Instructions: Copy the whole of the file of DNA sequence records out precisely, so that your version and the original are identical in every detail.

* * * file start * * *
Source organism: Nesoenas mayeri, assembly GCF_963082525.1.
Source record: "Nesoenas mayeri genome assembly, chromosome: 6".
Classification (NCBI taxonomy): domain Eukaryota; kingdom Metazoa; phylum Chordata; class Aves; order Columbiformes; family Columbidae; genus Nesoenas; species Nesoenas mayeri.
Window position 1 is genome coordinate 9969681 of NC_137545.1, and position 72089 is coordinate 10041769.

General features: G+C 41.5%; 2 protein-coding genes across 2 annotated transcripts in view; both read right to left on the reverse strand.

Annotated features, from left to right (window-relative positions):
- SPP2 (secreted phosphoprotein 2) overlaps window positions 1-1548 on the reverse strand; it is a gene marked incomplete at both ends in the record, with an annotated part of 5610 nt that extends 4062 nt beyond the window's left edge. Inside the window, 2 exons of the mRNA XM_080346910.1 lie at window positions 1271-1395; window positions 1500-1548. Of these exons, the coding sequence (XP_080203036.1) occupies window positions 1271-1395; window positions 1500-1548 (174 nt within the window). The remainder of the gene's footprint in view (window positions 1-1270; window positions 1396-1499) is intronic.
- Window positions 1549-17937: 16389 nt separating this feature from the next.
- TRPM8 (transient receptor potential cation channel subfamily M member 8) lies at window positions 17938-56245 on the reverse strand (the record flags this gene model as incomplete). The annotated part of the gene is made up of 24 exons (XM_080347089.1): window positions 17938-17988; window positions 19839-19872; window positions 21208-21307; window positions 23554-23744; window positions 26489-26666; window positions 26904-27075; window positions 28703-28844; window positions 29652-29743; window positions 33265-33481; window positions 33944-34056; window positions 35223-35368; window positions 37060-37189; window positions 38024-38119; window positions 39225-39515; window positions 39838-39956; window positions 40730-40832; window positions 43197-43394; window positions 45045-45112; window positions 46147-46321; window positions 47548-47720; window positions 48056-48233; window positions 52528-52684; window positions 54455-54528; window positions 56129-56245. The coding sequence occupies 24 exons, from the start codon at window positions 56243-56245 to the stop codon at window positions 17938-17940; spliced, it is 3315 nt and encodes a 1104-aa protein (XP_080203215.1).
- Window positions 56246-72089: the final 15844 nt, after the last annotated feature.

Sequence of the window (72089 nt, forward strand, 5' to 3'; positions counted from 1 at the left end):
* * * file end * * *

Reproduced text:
Source organism: Nesoenas mayeri, assembly GCF_963082525.1.
Source record: "Nesoenas mayeri genome assembly, chromosome: 6".
Classification (NCBI taxonomy): domain Eukaryota; kingdom Metazoa; phylum Chordata; class Aves; order Columbiformes; family Columbidae; genus Nesoenas; species Nesoenas mayeri.
Window position 1 is genome coordinate 9969681 of NC_137545.1, and position 72089 is coordinate 10041769.

General features: G+C 41.5%; 2 protein-coding genes across 2 annotated transcripts in view; both read right to left on the reverse strand.

Annotated features, from left to right (window-relative positions):
- SPP2 (secreted phosphoprotein 2) overlaps window positions 1-1548 on the reverse strand; it is a gene marked incomplete at both ends in the record, with an annotated part of 5610 nt that extends 4062 nt beyond the window's left edge. Inside the window, 2 exons of the mRNA XM_080346910.1 lie at window positions 1271-1395; window positions 1500-1548. Of these exons, the coding sequence (XP_080203036.1) occupies window positions 1271-1395; window positions 1500-1548 (174 nt within the window). The remainder of the gene's footprint in view (window positions 1-1270; window positions 1396-1499) is intronic.
- Window positions 1549-17937: 16389 nt separating this feature from the next.
- TRPM8 (transient receptor potential cation channel subfamily M member 8) lies at window positions 17938-56245 on the reverse strand (the record flags this gene model as incomplete). The annotated part of the gene is made up of 24 exons (XM_080347089.1): window positions 17938-17988; window positions 19839-19872; window positions 21208-21307; window positions 23554-23744; window positions 26489-26666; window positions 26904-27075; window positions 28703-28844; window positions 29652-29743; window positions 33265-33481; window positions 33944-34056; window positions 35223-35368; window positions 37060-37189; window positions 38024-38119; window positions 39225-39515; window positions 39838-39956; window positions 40730-40832; window positions 43197-43394; window positions 45045-45112; window positions 46147-46321; window positions 47548-47720; window positions 48056-48233; window positions 52528-52684; window positions 54455-54528; window positions 56129-56245. The coding sequence occupies 24 exons, from the start codon at window positions 56243-56245 to the stop codon at window positions 17938-17940; spliced, it is 3315 nt and encodes a 1104-aa protein (XP_080203215.1).
- Window positions 56246-72089: the final 15844 nt, after the last annotated feature.

Sequence of the window (72089 nt, forward strand, 5' to 3'; positions counted from 1 at the left end):